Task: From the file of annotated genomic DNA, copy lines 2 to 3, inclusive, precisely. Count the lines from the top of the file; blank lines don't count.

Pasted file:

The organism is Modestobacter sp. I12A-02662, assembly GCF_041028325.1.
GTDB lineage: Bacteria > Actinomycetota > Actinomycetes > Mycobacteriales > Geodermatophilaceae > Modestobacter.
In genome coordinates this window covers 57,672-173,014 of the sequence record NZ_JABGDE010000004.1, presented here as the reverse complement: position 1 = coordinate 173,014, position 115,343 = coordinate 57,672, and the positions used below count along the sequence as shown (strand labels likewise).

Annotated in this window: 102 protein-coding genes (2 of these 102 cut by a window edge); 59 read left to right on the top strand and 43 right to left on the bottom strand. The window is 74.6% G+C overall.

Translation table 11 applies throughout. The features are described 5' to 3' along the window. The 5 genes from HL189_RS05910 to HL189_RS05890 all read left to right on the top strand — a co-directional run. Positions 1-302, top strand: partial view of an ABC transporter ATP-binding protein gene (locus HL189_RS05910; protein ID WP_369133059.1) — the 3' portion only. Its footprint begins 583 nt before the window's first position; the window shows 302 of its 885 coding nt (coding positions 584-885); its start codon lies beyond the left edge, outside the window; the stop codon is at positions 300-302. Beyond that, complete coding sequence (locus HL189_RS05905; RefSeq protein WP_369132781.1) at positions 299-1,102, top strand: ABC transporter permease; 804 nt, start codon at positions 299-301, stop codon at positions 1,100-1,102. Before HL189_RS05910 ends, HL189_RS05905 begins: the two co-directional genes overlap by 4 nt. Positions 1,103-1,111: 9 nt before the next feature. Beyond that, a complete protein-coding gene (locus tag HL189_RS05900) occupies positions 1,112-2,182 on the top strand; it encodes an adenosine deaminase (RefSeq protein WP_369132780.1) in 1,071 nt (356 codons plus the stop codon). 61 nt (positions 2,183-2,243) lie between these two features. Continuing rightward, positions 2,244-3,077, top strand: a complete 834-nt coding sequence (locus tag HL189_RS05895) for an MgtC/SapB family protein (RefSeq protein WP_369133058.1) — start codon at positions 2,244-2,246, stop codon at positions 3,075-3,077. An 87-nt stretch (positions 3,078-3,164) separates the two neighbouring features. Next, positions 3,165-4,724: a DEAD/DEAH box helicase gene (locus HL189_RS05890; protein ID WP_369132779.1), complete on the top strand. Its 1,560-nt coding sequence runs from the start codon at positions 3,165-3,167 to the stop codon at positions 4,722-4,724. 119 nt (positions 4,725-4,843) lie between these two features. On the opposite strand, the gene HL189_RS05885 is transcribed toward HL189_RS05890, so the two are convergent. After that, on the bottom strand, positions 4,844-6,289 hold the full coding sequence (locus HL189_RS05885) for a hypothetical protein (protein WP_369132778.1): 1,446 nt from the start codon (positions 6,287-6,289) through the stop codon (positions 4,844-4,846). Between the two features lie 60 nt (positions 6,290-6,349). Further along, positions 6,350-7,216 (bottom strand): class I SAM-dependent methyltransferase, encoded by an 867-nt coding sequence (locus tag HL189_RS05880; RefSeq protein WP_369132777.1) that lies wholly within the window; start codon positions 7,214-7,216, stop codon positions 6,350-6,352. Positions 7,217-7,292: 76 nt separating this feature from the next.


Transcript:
GTDB lineage: Bacteria > Actinomycetota > Actinomycetes > Mycobacteriales > Geodermatophilaceae > Modestobacter.
In genome coordinates this window covers 57,672-173,014 of the sequence record NZ_JABGDE010000004.1, presented here as the reverse complement: position 1 = coordinate 173,014, position 115,343 = coordinate 57,672, and the positions used below count along the sequence as shown (strand labels likewise).